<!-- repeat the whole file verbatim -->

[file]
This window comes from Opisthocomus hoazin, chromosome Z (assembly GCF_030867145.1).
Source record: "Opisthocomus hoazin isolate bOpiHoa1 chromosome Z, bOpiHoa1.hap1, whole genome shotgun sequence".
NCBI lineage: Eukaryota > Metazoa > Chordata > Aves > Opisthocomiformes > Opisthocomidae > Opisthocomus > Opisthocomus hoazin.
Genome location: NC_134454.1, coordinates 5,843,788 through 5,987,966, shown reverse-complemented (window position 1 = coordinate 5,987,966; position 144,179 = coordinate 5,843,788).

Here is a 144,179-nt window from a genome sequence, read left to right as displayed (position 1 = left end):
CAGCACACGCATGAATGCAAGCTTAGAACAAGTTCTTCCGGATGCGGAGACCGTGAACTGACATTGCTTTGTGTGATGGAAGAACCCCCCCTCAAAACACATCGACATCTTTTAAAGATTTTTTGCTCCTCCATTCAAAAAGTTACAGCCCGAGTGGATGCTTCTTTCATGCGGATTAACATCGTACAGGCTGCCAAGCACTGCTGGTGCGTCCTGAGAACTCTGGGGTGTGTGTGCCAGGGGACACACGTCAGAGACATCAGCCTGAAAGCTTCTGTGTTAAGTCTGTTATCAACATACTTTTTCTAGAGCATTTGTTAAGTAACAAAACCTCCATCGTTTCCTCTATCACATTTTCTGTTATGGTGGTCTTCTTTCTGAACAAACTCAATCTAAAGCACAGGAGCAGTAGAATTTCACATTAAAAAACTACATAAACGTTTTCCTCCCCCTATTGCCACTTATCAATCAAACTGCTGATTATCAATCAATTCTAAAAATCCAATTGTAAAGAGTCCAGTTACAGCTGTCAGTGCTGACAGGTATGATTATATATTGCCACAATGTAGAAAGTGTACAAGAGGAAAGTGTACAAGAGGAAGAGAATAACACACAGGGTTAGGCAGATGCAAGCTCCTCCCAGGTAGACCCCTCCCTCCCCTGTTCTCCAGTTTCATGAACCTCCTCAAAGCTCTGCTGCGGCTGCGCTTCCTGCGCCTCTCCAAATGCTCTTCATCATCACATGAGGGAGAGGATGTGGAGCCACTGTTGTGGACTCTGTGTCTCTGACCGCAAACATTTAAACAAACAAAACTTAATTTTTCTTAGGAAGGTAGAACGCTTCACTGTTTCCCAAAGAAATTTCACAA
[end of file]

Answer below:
This window comes from Opisthocomus hoazin, chromosome Z (assembly GCF_030867145.1).
Source record: "Opisthocomus hoazin isolate bOpiHoa1 chromosome Z, bOpiHoa1.hap1, whole genome shotgun sequence".
NCBI lineage: Eukaryota > Metazoa > Chordata > Aves > Opisthocomiformes > Opisthocomidae > Opisthocomus > Opisthocomus hoazin.
Genome location: NC_134454.1, coordinates 5,843,788 through 5,987,966, shown reverse-complemented (window position 1 = coordinate 5,987,966; position 144,179 = coordinate 5,843,788).

Here is a 144,179-nt window from a genome sequence, read left to right as displayed (position 1 = left end):
CAGCACACGCATGAATGCAAGCTTAGAACAAGTTCTTCCGGATGCGGAGACCGTGAACTGACATTGCTTTGTGTGATGGAAGAACCCCCCCTCAAAACACATCGACATCTTTTAAAGATTTTTTGCTCCTCCATTCAAAAAGTTACAGCCCGAGTGGATGCTTCTTTCATGCGGATTAACATCGTACAGGCTGCCAAGCACTGCTGGTGCGTCCTGAGAACTCTGGGGTGTGTGTGCCAGGGGACACACGTCAGAGACATCAGCCTGAAAGCTTCTGTGTTAAGTCTGTTATCAACATACTTTTTCTAGAGCATTTGTTAAGTAACAAAACCTCCATCGTTTCCTCTATCACATTTTCTGTTATGGTGGTCTTCTTTCTGAACAAACTCAATCTAAAGCACAGGAGCAGTAGAATTTCACATTAAAAAACTACATAAACGTTTTCCTCCCCCTATTGCCACTTATCAATCAAACTGCTGATTATCAATCAATTCTAAAAATCCAATTGTAAAGAGTCCAGTTACAGCTGTCAGTGCTGACAGGTATGATTATATATTGCCACAATGTAGAAAGTGTACAAGAGGAAAGTGTACAAGAGGAAGAGAATAACACACAGGGTTAGGCAGATGCAAGCTCCTCCCAGGTAGACCCCTCCCTCCCCTGTTCTCCAGTTTCATGAACCTCCTCAAAGCTCTGCTGCGGCTGCGCTTCCTGCGCCTCTCCAAATGCTCTTCATCATCACATGAGGGAGAGGATGTGGAGCCACTGTTGTGGACTCTGTGTCTCTGACCGCAAACATTTAAACAAACAAAACTTAATTTTTCTTAGGAAGGTAGAACGCTTCACTGTTTCCCAAAGAAATTTCACAA